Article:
Are You “Christian”? Brad Jersak

Are You “Christian”?

Having firmly identified as an Ex-vangelical, a friend of mine was asked whether she would still call herself a Christian. Her answer was necessarily complex since the question involves defining “Christian,” who gets to define it and whether we should preserve the word or put it to rest. Frankly, identifying as “Christian” has always been a bit risky, whether because it incited persecution or was co-opted for domination. So, are you a Christian? How do you feel about that word?

What if we were to come at the question from a different angle? The following is a thought experiment that may prove productive:

What if the name “Christian” were something you were forced to identify with? For example, what if after a few too many drinks or a few too many renewal meetings you and a group of friends had rushed off to a tattoo shop and rashly inked the word “Christian” across your neck, just above your collar? What if, for the rest of your life, everyone who glanced at you would know: there’s a Christian—and there was no going back? What if you were forever identified with that word?

Now, what would it take for you to be okay with that? How would you define the word so that it would not embarrass you? Go!

I brought the thought experiment to a small group of bright, mature friends—Brittany, John and Annie—and it proved instructive! First, we could skip past all the negativity. You know the standard objections: Christians are judgmental, Christians are boring, Christians are hypocrites, blah, blah, blah. All that was off the table. Our answers needed to identify what Christians should be at their best.

What I loved was that, in their wisdom, none of my friends identified “Christian” with what one believes or what one does. That surprised me. I thought, this is perfect, because they all managed to avoid making themselves the subject or using a direct verb, such as “I believe this” or “I do that.” What an interesting intuition! But if a Christian is not primarily identified with what they believe or what they do, what then?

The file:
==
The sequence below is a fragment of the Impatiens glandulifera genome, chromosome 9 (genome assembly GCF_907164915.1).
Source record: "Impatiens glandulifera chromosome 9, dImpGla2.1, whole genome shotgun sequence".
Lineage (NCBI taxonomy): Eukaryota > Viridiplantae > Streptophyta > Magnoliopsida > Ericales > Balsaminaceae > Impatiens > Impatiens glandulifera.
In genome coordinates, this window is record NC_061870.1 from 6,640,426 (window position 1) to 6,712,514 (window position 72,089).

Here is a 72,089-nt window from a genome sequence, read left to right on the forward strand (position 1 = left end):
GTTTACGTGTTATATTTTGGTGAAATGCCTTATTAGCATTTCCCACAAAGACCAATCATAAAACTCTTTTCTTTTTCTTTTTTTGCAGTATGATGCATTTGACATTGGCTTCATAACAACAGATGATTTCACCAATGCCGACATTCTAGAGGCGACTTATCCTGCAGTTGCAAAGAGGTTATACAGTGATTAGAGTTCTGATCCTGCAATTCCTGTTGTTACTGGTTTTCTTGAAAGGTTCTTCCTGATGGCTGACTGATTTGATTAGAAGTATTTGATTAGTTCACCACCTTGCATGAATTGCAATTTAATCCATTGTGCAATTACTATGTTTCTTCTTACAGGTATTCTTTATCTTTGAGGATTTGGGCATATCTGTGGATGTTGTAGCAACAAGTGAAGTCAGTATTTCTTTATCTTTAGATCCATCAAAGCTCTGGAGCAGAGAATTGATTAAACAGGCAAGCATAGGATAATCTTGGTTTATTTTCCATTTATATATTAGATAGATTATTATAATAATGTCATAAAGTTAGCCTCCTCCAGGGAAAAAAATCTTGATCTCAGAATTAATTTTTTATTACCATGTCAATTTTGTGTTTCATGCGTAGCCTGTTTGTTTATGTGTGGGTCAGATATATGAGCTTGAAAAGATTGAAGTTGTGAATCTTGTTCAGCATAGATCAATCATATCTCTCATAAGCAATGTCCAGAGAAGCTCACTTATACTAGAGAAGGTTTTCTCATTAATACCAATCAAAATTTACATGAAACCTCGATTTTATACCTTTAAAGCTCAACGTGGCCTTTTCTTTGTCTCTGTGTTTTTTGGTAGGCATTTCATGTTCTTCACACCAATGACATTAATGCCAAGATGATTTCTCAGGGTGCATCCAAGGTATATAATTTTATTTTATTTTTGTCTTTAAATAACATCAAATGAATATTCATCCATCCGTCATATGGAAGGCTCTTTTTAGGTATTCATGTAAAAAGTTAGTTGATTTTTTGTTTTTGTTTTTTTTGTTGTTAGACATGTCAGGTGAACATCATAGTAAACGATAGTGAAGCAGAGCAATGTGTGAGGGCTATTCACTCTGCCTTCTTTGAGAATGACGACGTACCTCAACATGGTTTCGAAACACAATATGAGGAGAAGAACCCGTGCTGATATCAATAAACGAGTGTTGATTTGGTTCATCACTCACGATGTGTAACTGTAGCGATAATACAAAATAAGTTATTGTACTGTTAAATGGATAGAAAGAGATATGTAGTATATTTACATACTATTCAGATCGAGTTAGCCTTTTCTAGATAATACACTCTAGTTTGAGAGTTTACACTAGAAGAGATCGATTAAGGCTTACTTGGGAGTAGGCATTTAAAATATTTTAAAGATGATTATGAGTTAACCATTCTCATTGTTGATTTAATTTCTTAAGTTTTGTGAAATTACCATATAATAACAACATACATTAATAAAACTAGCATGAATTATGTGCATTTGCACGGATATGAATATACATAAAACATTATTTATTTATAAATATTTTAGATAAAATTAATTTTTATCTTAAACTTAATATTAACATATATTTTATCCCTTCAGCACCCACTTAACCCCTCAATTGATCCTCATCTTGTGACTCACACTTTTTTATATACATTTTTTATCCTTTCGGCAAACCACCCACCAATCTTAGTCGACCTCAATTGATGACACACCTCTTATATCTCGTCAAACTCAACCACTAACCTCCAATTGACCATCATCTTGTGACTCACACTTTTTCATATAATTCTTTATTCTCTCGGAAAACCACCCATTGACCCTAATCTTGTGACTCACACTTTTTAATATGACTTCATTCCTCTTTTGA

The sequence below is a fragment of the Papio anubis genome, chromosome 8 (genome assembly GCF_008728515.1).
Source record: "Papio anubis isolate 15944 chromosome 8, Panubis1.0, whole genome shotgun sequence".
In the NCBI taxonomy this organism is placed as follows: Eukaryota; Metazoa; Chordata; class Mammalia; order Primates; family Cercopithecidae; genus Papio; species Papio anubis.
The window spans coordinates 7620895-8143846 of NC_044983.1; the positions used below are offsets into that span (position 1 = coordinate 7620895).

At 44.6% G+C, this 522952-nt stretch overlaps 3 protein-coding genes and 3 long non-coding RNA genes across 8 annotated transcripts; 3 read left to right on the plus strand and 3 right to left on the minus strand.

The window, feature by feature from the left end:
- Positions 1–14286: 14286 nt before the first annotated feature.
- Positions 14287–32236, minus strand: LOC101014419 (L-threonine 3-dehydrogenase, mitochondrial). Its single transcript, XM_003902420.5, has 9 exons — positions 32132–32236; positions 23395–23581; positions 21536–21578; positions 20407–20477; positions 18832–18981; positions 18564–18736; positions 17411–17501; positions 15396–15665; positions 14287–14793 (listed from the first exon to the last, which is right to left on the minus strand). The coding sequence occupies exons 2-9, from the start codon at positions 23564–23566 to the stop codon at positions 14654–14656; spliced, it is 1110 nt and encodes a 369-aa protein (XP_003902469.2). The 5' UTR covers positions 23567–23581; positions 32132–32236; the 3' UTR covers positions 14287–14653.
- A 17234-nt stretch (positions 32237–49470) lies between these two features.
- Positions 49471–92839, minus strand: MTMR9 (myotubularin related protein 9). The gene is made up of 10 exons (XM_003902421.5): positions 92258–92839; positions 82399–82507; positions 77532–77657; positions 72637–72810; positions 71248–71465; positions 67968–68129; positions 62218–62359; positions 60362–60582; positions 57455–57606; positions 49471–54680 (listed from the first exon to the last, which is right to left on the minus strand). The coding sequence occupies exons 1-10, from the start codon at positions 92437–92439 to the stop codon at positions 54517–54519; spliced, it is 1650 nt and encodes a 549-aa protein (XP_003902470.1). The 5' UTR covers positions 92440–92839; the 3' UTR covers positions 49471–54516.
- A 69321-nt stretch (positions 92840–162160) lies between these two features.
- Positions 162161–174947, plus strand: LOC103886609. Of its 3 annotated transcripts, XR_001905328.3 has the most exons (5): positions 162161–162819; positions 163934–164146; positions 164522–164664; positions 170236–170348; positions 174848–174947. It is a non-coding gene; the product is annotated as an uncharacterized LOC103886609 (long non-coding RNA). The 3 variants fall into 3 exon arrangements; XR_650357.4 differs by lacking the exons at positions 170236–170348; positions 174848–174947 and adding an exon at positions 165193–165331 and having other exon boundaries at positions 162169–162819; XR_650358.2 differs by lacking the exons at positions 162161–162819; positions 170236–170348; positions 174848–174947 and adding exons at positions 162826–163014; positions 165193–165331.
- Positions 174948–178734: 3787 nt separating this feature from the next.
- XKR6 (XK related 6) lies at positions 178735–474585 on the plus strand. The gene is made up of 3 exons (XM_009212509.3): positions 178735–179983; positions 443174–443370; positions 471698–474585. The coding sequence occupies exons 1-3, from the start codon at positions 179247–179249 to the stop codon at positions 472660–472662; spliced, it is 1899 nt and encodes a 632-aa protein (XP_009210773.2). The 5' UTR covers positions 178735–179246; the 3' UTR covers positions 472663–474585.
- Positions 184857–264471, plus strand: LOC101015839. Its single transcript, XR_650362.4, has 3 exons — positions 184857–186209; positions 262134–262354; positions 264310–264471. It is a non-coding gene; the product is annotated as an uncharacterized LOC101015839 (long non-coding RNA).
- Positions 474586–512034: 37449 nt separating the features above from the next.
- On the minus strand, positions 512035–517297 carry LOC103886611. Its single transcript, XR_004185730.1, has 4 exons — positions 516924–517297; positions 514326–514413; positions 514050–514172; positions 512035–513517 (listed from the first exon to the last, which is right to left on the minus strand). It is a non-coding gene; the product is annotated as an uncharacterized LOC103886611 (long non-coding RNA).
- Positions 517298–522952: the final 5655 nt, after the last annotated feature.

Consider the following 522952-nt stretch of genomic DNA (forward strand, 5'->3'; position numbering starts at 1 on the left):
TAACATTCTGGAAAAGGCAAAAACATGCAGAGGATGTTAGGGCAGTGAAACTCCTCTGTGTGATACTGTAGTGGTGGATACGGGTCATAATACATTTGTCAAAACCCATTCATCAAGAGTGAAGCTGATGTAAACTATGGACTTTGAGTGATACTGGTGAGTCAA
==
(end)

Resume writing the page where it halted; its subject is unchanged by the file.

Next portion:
In each case, my friends made Christ the subject and the Christian the object. Whatever we may believe or however we may act, Christ came first. Christianity begins with Jesus Christ, both in history and in our lives. We are, first of all, objects of his love, grace and work. In every case, my friends used passive verbs so that the active ingredient in being a Christian was primarily something Christ is or does—Christianity is something we undergo! Their answers ranged along these lines:

“A Christian is someone who has been captivated by Christ.”

“A Christian is someone who has experienced the love of God in Christ and surrendered to it.” [note: even the active response is passive surrender]

“A Christian is someone whose heart has been opened by the love of Christ to love all people and all creation.” [note: even our love to all is an openness created by Christ]

In other words, Christianity is, first of all, an initiative of Christ and an experience of Christ (e.g. God’s love, grace and mercy). And second, Christianity is about what someone who has experienced Christ becomes as a result of that experience. Namely, Christ’s identification and union with us are what effectively transform us into those we can describe as Christian (adjective). That is, Christians become by grace what Christ is by nature: his grace creates self-giving, radically forgiving, co-suffering lovers who mimic him—“little Christs” as the word suggests.

As a first year youth pastor, I was chided by the pastor for being more obsessed with getting people to “become a Christian” (sign-up-here Evangelism) but not adequately concerned with helping people “become Christian” (discipleship). Today, I am fully convinced that he was right.

The experiment is a good corrective, I think, as it reorients us from what we believe or what we do to what Christ has done in us and is doing through us. This is neither the works-righteousness of performance-driven religion, nor the vague abstraction that we sometimes call imputed righteousness. Rather, we’re imagining the transformation of those who truly encounter Christ, undergo his love and grace and as a result (as fruit of the Vine), becoming Christians in faith and practice.

If that were how I, we, the world identified “Christians,” maybe we wouldn’t know very many.

But at least then we would want to know them.

Then we’d want what they have.

And we’d want to know the Christ who made them Christians.

But I still wouldn’t get the tattoo.

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